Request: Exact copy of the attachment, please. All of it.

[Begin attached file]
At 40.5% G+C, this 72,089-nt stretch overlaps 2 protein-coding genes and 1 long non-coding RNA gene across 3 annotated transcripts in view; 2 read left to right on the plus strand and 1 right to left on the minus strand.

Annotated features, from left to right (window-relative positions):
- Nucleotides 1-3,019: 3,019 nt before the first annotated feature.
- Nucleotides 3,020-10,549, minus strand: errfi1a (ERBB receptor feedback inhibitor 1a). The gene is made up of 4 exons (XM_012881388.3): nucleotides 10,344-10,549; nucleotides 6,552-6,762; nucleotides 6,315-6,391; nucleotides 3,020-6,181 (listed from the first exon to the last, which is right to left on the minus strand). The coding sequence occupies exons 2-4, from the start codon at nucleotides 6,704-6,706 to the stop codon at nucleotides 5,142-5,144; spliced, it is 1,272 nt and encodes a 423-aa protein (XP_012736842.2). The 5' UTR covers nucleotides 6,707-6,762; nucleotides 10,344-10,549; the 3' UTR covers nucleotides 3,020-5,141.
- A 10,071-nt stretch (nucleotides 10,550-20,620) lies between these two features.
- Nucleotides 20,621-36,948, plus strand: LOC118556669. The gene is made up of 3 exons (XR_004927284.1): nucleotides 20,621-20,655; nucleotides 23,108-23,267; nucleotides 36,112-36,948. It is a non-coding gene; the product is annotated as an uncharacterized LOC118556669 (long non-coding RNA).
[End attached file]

At 40.5% G+C, this 72,089-nt stretch overlaps 2 protein-coding genes and 1 long non-coding RNA gene across 3 annotated transcripts in view; 2 read left to right on the plus strand and 1 right to left on the minus strand.

Annotated features, from left to right (window-relative positions):
- Nucleotides 1-3,019: 3,019 nt before the first annotated feature.
- Nucleotides 3,020-10,549, minus strand: errfi1a (ERBB receptor feedback inhibitor 1a). The gene is made up of 4 exons (XM_012881388.3): nucleotides 10,344-10,549; nucleotides 6,552-6,762; nucleotides 6,315-6,391; nucleotides 3,020-6,181 (listed from the first exon to the last, which is right to left on the minus strand). The coding sequence occupies exons 2-4, from the start codon at nucleotides 6,704-6,706 to the stop codon at nucleotides 5,142-5,144; spliced, it is 1,272 nt and encodes a 423-aa protein (XP_012736842.2). The 5' UTR covers nucleotides 6,707-6,762; nucleotides 10,344-10,549; the 3' UTR covers nucleotides 3,020-5,141.
- A 10,071-nt stretch (nucleotides 10,550-20,620) lies between these two features.
- Nucleotides 20,621-36,948, plus strand: LOC118556669. The gene is made up of 3 exons (XR_004927284.1): nucleotides 20,621-20,655; nucleotides 23,108-23,267; nucleotides 36,112-36,948. It is a non-coding gene; the product is annotated as an uncharacterized LOC118556669 (long non-coding RNA).